Friday, March 11, 2022

Windham nixes moratorium for solar projects

The Windham Town Council will not impose a moratorium 
on solar development in the town after residents on Linnell
Road objected to a new solar project there which abuts
their property. The council's Ordinance Committee will
review existing ordinances pertaining to solar and see if
updates are needed. COURTESY PHOTO     
By Ed Pierce

After consuming much of the Windham Town Council’s attention over the course of the past month, the idea of councilors imposing a moratorium for solar projects was voted down by a vote of 4-3 during a lengthy town council meeting on Tuesday evening.

At the meeting, supporters and opponents of a moratorium on solar projects were given time to share their thoughts in advance of the Windham Planning Board’s March 14 public hearing and final plan review of a Green Lantern Solar project near Linnell Road in North Windham.

The project would abut three residences on Linnell Road, and those residents advocated for the council to impose a moratorium until Windham’s ordinance for solar projects could be reviewed, clarified, and updated.

The project off Linnell Road calls for a 50-foot buffer between the project and abutting properties, fencing and the loss of some trees to create the solar array.

Louise Densmore lives on Linnell Road and told councilors she didn’t see how the buffer could be defined without a moratorium.

Pam Hageny, whose property abuts the project said she is not opposed to solar projects but thinks a moratorium was proper for this circumstance.

“The destruction of plant growth within a 50-foot buffer basically eliminates any semblance of protection the 50-foot buffer provides under the ordinance,” she said.

Another abutter to the project, Howland Bickerstaff that he was concerned about the project and where the buffer would be.

But Green Lantern Solar developer Geoff Sparrow told the council that the project has met all required zoning requirements mandated by the town and clarified what he said were some misconceptions shared on social media prior to Tuesday’s meeting.

Sparrow said that there is no road planned for inside the buffer and no studies have shown that having a solar project near residences reduces property values. He said some mature trees would have to be removed for the project but that would have to be approved by the Windham Planning Board.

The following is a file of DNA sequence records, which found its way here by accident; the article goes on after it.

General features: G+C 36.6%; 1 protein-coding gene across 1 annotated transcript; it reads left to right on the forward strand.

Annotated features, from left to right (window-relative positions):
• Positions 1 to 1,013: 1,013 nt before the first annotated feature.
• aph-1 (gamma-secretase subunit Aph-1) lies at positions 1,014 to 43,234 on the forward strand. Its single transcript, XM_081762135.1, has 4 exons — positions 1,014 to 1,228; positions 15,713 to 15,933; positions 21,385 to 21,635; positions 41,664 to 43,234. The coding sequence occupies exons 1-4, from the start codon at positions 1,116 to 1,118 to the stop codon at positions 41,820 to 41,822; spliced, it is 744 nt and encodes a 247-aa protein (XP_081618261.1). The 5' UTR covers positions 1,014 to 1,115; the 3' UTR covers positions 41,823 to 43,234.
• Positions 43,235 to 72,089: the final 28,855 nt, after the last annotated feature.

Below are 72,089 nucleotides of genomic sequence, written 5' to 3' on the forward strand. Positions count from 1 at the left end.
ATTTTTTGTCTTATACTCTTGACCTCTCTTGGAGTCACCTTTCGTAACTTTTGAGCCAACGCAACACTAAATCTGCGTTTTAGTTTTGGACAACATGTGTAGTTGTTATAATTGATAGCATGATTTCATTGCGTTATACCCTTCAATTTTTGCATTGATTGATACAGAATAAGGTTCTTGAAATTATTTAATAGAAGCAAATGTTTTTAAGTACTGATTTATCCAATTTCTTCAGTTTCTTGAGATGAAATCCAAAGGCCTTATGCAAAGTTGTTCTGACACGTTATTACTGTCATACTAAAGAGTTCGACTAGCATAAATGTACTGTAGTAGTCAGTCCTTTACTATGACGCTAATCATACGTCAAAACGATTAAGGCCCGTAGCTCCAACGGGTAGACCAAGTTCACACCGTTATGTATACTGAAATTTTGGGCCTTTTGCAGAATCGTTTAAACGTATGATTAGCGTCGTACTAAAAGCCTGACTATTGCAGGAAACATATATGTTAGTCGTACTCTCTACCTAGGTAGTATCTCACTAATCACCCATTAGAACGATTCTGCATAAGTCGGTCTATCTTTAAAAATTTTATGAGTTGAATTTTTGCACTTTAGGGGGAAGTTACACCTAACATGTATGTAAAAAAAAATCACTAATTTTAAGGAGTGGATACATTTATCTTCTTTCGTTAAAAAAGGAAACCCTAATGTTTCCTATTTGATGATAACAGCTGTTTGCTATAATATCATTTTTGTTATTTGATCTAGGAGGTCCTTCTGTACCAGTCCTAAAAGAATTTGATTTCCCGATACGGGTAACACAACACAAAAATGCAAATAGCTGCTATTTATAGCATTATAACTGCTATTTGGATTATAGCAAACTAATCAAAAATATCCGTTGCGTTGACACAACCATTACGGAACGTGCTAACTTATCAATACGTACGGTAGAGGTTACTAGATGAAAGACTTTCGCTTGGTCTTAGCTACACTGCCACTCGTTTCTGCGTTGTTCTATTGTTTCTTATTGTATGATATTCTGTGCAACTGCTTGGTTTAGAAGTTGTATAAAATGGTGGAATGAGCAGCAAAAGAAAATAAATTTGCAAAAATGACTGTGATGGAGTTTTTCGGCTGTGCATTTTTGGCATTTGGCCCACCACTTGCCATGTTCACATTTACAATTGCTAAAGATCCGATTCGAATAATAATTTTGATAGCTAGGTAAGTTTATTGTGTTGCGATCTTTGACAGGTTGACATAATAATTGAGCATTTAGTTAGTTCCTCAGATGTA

According to Sparrow, there would not be any clear cutting of trees on the project property and a cedar fence would be installed 35 feet from the property line around the solar arrays.

He also told councilors that the project has a 35-year life span and that the solar panels are recyclable, made of tempered glass with components inside encased in silicone in case they were to be damaged during a hurricane.

Engineer Aubrey Strause of Acorn Engineering, Inc. told the council that that buffer screening plan for the Green Lantern project calls for some trees at the site to be removed, but a new buffer of young evergreens would be planted which would grow as the site progressed through the years.

During the meeting, it was also pointed out that the deeding for the original Mineral Springs Neighborhood Association which Linnell Road is a part of called for residences to have a 50-foot buffer to the parcel where the solar project site will be located.

Attorney Elizabeth Buckley who represents another solar project in Windham told councilors that in order to impose a moratorium, there must be a necessity for one and she said that Windham already had adequate solar development controls in place.

Councilors Brett Jones, Nicholas Kalogerakis and William Reiner said they thought a moratorium would be prudent so the current solar ordinance could be reviewed and updated as needed.

Windham Town Council Chair Jarrod Maxfield said a moratorium wasn’t needed as the town could review the ordinance through its Ordinance Committee and this issue did not meet the standard of an emergency.

He said each of the councilors had studied the issue, researched, and spent many hours trying to determine the best solution for everyone concerned.

Maxfield, along with Councilors David Nadeau, Ed Ohmott and Mark Morrison voted against imposing a moratorium, with Councilors William Reiner, Brett Jones and Kalogerakis voting in favor of a moratorium. <

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